- Josh Hamilton: OPS+ 136: Hamilton is actually getting statistically drilled by John Dewan’s +/- system. Last season, Hamilton was regarded as a below average CF, if one relies on this metric. But Hamilton drills a baseball the same way he has been drilled by defensive metrics. One thing that might concern me a lot is the way Hamilton hits at home in Arlington versus the way he hits on the road. But there may be something to that, so I am not going to look too much into his Home/Road splits just yet. Because as we know, because the media continually tells us, Josh Hamilton has a rough past. I could very well see where a player in his situation could feel overwhelmed on the road, given his what he has experienced. But if it keeps up through his career in Texas, then we could definitely make a case for his hitting being overrated because of the ballpark in which he calls home.
- BJ Upton: OPS+ 107: Upton is the real deal in the talent field, but there is a fine line, at least now, between he and the Top three CF’s. Upton killed the ball in the postseason last year, hitting seven home runs in 16 games. But what Upton has in talent, he lacks in the mental aspect of the game that we know of as baseball. How many times is he going to nonchalantly watch a ball sail over his head because he seems to want to look good making a play? I think he is a better defender than the next guy which would have been Nate Mclouth most likely, (better than the previous guy, too) and that is a large reason he is in this spot. But he does get on base a lot, his .383 OBP is good evidence of that. Upton seems like he may have a real breakout year in 2009 or 2010.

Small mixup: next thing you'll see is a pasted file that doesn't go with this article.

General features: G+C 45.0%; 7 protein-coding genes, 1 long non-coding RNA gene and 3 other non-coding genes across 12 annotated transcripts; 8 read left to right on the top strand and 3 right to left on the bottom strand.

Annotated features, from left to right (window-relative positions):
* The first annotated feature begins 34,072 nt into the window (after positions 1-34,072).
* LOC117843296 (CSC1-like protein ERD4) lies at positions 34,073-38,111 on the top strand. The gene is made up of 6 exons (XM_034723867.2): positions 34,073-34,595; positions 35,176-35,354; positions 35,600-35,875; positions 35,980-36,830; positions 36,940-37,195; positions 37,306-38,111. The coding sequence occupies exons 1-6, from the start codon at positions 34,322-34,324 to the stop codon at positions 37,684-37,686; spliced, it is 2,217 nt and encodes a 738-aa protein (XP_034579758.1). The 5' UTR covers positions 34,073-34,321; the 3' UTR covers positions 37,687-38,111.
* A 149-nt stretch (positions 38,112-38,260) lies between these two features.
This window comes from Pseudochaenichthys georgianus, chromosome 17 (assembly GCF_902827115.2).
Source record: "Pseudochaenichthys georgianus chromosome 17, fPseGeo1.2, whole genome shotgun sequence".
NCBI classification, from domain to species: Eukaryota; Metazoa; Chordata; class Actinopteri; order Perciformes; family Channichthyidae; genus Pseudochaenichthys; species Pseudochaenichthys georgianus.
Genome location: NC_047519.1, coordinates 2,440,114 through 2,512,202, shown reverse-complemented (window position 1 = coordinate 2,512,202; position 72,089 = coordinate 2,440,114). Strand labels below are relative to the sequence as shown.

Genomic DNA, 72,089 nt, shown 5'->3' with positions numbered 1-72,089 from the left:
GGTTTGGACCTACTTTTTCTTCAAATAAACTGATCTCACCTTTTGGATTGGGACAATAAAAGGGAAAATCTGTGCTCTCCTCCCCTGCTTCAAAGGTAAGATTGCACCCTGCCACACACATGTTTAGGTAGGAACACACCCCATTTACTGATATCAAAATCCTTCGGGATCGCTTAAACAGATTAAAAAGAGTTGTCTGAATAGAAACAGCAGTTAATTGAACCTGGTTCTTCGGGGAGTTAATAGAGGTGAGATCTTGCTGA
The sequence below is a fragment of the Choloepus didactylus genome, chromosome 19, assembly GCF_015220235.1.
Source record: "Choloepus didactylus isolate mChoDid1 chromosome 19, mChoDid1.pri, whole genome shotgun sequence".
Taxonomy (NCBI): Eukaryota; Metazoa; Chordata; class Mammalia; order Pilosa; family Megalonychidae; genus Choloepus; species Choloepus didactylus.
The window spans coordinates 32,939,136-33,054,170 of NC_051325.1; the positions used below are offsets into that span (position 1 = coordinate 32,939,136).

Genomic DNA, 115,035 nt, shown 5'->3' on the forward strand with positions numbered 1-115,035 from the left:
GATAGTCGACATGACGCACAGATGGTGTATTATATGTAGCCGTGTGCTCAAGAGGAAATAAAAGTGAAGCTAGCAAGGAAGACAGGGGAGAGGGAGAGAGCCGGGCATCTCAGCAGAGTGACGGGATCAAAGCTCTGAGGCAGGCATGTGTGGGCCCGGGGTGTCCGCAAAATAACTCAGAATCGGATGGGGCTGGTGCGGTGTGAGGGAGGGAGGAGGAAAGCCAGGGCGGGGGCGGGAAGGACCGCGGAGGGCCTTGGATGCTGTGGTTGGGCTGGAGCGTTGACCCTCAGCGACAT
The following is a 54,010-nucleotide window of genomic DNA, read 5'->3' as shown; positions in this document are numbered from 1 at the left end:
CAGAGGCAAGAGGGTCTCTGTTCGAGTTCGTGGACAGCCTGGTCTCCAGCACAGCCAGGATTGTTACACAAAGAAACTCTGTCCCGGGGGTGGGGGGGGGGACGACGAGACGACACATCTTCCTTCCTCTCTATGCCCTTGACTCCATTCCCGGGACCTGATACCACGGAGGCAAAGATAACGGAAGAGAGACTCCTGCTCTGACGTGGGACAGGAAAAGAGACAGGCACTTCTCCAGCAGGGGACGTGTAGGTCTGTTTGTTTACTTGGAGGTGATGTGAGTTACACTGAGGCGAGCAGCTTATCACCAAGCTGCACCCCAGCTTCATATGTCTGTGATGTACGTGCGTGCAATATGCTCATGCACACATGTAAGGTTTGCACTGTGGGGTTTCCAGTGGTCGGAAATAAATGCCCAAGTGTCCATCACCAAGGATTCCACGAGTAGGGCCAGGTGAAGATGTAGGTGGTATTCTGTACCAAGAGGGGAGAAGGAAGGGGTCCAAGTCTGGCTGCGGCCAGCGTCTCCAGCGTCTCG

The Five Best at the “Hot Corner” in the game of baseball today are…